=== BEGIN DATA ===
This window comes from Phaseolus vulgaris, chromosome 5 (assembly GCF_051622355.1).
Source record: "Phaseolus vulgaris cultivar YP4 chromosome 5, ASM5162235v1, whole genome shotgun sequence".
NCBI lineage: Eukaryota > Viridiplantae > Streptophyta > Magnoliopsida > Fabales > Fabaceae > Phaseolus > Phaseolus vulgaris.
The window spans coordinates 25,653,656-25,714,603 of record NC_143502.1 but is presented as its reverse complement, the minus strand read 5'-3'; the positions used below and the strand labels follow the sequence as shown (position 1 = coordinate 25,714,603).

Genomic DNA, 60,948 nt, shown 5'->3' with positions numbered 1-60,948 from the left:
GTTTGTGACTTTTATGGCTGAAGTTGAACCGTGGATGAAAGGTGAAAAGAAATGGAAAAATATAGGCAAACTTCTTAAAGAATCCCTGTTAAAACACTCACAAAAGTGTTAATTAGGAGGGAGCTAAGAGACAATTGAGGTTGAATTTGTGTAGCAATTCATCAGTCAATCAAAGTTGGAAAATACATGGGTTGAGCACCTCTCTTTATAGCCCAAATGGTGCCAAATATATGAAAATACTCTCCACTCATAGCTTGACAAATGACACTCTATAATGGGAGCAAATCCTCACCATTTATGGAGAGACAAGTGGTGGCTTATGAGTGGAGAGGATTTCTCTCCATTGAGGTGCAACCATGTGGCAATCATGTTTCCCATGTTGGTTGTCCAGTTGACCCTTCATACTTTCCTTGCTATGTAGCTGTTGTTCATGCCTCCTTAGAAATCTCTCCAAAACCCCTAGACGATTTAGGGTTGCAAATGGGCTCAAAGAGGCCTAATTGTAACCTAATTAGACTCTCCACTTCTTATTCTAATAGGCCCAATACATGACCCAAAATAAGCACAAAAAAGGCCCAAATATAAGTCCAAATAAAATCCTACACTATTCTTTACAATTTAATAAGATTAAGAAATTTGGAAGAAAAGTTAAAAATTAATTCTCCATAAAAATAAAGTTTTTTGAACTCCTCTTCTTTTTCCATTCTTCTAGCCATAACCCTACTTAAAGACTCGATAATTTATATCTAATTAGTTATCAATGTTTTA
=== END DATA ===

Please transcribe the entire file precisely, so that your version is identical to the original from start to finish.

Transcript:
This window comes from Phaseolus vulgaris, chromosome 5 (assembly GCF_051622355.1).
Source record: "Phaseolus vulgaris cultivar YP4 chromosome 5, ASM5162235v1, whole genome shotgun sequence".
NCBI lineage: Eukaryota > Viridiplantae > Streptophyta > Magnoliopsida > Fabales > Fabaceae > Phaseolus > Phaseolus vulgaris.
The window spans coordinates 25,653,656-25,714,603 of record NC_143502.1 but is presented as its reverse complement, the minus strand read 5'-3'; the positions used below and the strand labels follow the sequence as shown (position 1 = coordinate 25,714,603).

Genomic DNA, 60,948 nt, shown 5'->3' with positions numbered 1-60,948 from the left:
GTTTGTGACTTTTATGGCTGAAGTTGAACCGTGGATGAAAGGTGAAAAGAAATGGAAAAATATAGGCAAACTTCTTAAAGAATCCCTGTTAAAACACTCACAAAAGTGTTAATTAGGAGGGAGCTAAGAGACAATTGAGGTTGAATTTGTGTAGCAATTCATCAGTCAATCAAAGTTGGAAAATACATGGGTTGAGCACCTCTCTTTATAGCCCAAATGGTGCCAAATATATGAAAATACTCTCCACTCATAGCTTGACAAATGACACTCTATAATGGGAGCAAATCCTCACCATTTATGGAGAGACAAGTGGTGGCTTATGAGTGGAGAGGATTTCTCTCCATTGAGGTGCAACCATGTGGCAATCATGTTTCCCATGTTGGTTGTCCAGTTGACCCTTCATACTTTCCTTGCTATGTAGCTGTTGTTCATGCCTCCTTAGAAATCTCTCCAAAACCCCTAGACGATTTAGGGTTGCAAATGGGCTCAAAGAGGCCTAATTGTAACCTAATTAGACTCTCCACTTCTTATTCTAATAGGCCCAATACATGACCCAAAATAAGCACAAAAAAGGCCCAAATATAAGTCCAAATAAAATCCTACACTATTCTTTACAATTTAATAAGATTAAGAAATTTGGAAGAAAAGTTAAAAATTAATTCTCCATAAAAATAAAGTTTTTTGAACTCCTCTTCTTTTTCCATTCTTCTAGCCATAACCCTACTTAAAGACTCGATAATTTATATCTAATTAGTTATCAATGTTTTA